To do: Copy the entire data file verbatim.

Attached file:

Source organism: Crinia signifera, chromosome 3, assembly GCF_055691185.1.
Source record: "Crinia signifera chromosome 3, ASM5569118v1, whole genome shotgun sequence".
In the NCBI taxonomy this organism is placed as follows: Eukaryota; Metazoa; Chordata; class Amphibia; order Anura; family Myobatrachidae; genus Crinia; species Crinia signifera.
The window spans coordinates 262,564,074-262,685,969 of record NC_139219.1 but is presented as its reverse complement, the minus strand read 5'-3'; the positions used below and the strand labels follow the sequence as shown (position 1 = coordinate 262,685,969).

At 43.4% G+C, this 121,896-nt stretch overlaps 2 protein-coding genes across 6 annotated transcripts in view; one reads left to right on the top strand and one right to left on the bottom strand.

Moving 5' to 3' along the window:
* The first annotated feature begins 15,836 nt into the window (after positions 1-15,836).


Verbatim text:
Source organism: Crinia signifera, chromosome 3, assembly GCF_055691185.1.
Source record: "Crinia signifera chromosome 3, ASM5569118v1, whole genome shotgun sequence".
In the NCBI taxonomy this organism is placed as follows: Eukaryota; Metazoa; Chordata; class Amphibia; order Anura; family Myobatrachidae; genus Crinia; species Crinia signifera.
The window spans coordinates 262,564,074-262,685,969 of record NC_139219.1 but is presented as its reverse complement, the minus strand read 5'-3'; the positions used below and the strand labels follow the sequence as shown (position 1 = coordinate 262,685,969).

At 43.4% G+C, this 121,896-nt stretch overlaps 2 protein-coding genes across 6 annotated transcripts in view; one reads left to right on the top strand and one right to left on the bottom strand.

Moving 5' to 3' along the window:
* The first annotated feature begins 15,836 nt into the window (after positions 1-15,836).